Indianapolis, IN — John Andretti, one of the most popular and versatile American race drivers of his generation, died yesterday (Jan. 30) after a four -year battle with colon cancer. He was 56.
A member of the famed Andretti racing family, he drove and won at the highest levels of North American motorsports in Indy cars, stock cars and sports cars. He also competed in top-level drag racing and short-track open-wheel racing. His career included 12 starts in the Indianapolis 500 and 11 starts in the Brickyard 400 at the Indianapolis Motor Speedway.
But his tireless, selfless work on behalf of various charities, even after his cancer diagnosis became public in April 2017, earned him additional respect and loyalty from a legion of worldwide admirers.
Andretti was born in Bethlehem, Pa., the son of race driver Aldo Andretti and nephew of Mario Andretti. He started his racing career in karting and won the USAC Speedrome Regional Midget series title in 1983, at age 20. He began his professional full-time driving career after graduating from Moravian College in his hometown in 1985.
He found victory lane almost immediately in IMSA sports car racing, winning a race with co-driver and eventual fellow Indy 500 veteran Davy Jones in September 1986 at Watkins Glen.
“We are devastated by the news that our dear friend, John Andretti, has passed away,” IMSA President John Doonan said in a statement. “John was an extremely talented IMSA racer, as his 1989 Rolex 24 victory and three other victories will attest. But he was one of the most versatile racers ever, winning races in IndyCar and NASCAR and reaching the pinnacle of top fuel drag racing as well. Our thoughts and prayers are with John’s family, friends and many colleagues, and he will be missed by many throughout our motorsports community.”
His success in IMSA helped launch Andretti into IndyCar competition with Curb Racing in 1987, joining his uncle, Mario, and cousin Michael. He was named series Rookie of the Year in 1987.
John Andretti made his Indianapolis 500 debut in 1988 with Curb Racing. He ran as high as seventh in a Lola Cosworth before engine problems relegated him to a 21st-place finish.
He also continued to compete in sports car racing, teaming with Bob Wollek and Derek Bell to win the 1989 Rolex 24 At Daytona in one of the Porsche 962 prototypes of the era. Andretti and Wollek also co-drove to victory later that season at Palm Beach, Fla., in the same Porsche, and Andretti ended up fifth in the IMSA standings that season as the highest-ranked Porsche driver.
Andretti’s best year of IndyCar competition arguably came in 1991 while driving for Hall VDS Racing. He earned his sole career IndyCar victory at Surfers Paradise in Australia, and finished an Indy 500 career-best fifth in a Lola/Chevrolet. That year also marked the first of two consecutive years in which four members of the Andretti family — Mario, Michael, John and cousin Jeff — raced in the 500.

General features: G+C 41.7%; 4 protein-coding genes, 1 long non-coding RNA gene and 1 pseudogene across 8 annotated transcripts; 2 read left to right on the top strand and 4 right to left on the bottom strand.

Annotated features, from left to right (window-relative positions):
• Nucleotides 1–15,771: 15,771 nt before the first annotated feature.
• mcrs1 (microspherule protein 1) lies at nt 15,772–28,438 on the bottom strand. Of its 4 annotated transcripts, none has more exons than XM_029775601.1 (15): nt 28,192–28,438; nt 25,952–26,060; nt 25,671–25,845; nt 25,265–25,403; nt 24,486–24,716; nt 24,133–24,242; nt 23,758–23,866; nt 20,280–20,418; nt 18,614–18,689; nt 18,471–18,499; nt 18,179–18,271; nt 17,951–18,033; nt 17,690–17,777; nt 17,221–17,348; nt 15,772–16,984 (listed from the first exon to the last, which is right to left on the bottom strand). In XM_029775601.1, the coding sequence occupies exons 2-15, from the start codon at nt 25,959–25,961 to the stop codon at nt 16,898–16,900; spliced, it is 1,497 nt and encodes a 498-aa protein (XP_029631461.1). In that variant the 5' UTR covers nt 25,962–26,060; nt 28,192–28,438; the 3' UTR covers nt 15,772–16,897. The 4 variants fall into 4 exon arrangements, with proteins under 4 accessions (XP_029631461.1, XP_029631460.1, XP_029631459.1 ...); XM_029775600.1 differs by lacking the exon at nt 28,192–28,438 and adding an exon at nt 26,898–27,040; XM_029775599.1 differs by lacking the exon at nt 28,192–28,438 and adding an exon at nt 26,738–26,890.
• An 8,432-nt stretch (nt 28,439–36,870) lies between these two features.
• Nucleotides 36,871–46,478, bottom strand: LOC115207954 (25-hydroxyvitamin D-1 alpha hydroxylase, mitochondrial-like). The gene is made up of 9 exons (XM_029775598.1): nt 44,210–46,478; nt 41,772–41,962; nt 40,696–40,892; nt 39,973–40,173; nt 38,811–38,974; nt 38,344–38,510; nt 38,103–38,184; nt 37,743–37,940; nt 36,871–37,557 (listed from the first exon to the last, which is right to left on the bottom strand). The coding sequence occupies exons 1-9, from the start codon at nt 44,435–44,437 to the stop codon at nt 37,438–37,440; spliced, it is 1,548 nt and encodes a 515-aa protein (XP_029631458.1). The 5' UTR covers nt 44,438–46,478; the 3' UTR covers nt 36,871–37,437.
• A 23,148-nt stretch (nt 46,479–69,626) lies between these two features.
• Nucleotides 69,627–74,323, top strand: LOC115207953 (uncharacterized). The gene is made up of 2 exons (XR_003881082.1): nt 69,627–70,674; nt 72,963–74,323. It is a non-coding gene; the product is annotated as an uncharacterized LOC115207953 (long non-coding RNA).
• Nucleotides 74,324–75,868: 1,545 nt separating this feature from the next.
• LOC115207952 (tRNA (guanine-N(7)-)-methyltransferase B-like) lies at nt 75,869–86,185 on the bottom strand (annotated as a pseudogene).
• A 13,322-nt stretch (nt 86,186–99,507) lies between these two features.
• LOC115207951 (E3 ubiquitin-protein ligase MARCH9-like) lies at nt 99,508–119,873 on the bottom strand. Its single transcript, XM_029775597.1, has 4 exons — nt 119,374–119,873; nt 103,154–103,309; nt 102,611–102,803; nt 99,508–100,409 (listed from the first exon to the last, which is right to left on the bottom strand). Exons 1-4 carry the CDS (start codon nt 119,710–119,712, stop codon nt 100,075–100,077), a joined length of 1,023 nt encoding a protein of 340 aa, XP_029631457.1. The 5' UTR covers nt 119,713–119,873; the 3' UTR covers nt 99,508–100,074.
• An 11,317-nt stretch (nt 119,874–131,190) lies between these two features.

John Andretti made waves in NHRA Drag Racing in 1993 by reaching the Top Fuel semifinals in his first national event, the Southern Nationals at Atlanta. He clocked a career-best speed of 299 mph in that race. He then shifted his focus to NASCAR in a partial schedule in the Cup Series in 1993, going full time with Hagan Racing in 1994 and driving the final third of the season in a Pontiac for Richard Petty Enterprises.
In May 1994, Andretti made North American racing history by becoming the first driver to attempt and complete “The Double” of racing in the Indianapolis 500 and NASCAR Coca-Cola 600 at Charlotte Motor Speedway on the same day. He finished 10th at Indy and 36th at Charlotte.
Andretti earned his first Cup Series victory in July 1997 at Daytona while driving for Cale Yarborough Motorsports, but his NASCAR career reached its peak when he returned to Petty’s team full time in 1998. That started a stretch of nearly five seasons between two of the most famous names in American racing.
He finished 11th in the standings in 1998 during his first season with Petty and earned his second and final Cup Series victory with team in spring 1999 at Martinsville Speedway.
Andretti teamed with another famous member of the Petty family — Richard’s son, Kyle Petty — to win the GT class in Porsche GT3R at a Grand-Am sports car race in August 2001 at Watkins Glen.
For all of Andretti’s versatile skills as a driver, he was equally admired for his charity work. He co-founded, with Indianapolis-area radio personality Dave “The King” Wilson, the Race for Riley, an annual go-kart race in Central Indiana that has raised nearly $4 million for the Riley Children’s Hospital in Indianapolis since its inception in 1997. He is survived by his wife, Nancy, and children Jarett, Olivia and Amelia.